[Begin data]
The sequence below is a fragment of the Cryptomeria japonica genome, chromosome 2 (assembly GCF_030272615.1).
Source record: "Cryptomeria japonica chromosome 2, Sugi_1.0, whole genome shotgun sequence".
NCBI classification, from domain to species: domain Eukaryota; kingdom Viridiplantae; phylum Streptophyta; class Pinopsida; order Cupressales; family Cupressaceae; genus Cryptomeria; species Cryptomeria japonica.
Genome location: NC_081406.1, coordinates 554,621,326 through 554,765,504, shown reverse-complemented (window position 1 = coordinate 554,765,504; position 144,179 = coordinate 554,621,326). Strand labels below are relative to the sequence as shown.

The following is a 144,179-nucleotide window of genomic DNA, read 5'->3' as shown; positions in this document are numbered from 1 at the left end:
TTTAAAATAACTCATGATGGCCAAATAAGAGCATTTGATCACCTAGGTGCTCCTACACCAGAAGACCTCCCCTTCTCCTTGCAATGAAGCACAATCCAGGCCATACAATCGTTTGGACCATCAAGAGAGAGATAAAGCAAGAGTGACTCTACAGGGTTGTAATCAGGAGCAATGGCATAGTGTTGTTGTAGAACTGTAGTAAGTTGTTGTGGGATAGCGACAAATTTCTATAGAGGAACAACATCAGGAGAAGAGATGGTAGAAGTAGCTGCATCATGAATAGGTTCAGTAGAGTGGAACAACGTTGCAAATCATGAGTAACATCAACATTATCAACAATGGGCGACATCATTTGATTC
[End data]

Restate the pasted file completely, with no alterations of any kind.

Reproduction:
The sequence below is a fragment of the Cryptomeria japonica genome, chromosome 2 (assembly GCF_030272615.1).
Source record: "Cryptomeria japonica chromosome 2, Sugi_1.0, whole genome shotgun sequence".
NCBI classification, from domain to species: domain Eukaryota; kingdom Viridiplantae; phylum Streptophyta; class Pinopsida; order Cupressales; family Cupressaceae; genus Cryptomeria; species Cryptomeria japonica.
Genome location: NC_081406.1, coordinates 554,621,326 through 554,765,504, shown reverse-complemented (window position 1 = coordinate 554,765,504; position 144,179 = coordinate 554,621,326). Strand labels below are relative to the sequence as shown.

The following is a 144,179-nucleotide window of genomic DNA, read 5'->3' as shown; positions in this document are numbered from 1 at the left end:
TTTAAAATAACTCATGATGGCCAAATAAGAGCATTTGATCACCTAGGTGCTCCTACACCAGAAGACCTCCCCTTCTCCTTGCAATGAAGCACAATCCAGGCCATACAATCGTTTGGACCATCAAGAGAGAGATAAAGCAAGAGTGACTCTACAGGGTTGTAATCAGGAGCAATGGCATAGTGTTGTTGTAGAACTGTAGTAAGTTGTTGTGGGATAGCGACAAATTTCTATAGAGGAACAACATCAGGAGAAGAGATGGTAGAAGTAGCTGCATCATGAATAGGTTCAGTAGAGTGGAACAACGTTGCAAATCATGAGTAACATCAACATTATCAACAATGGGCGACATCATTTGATTC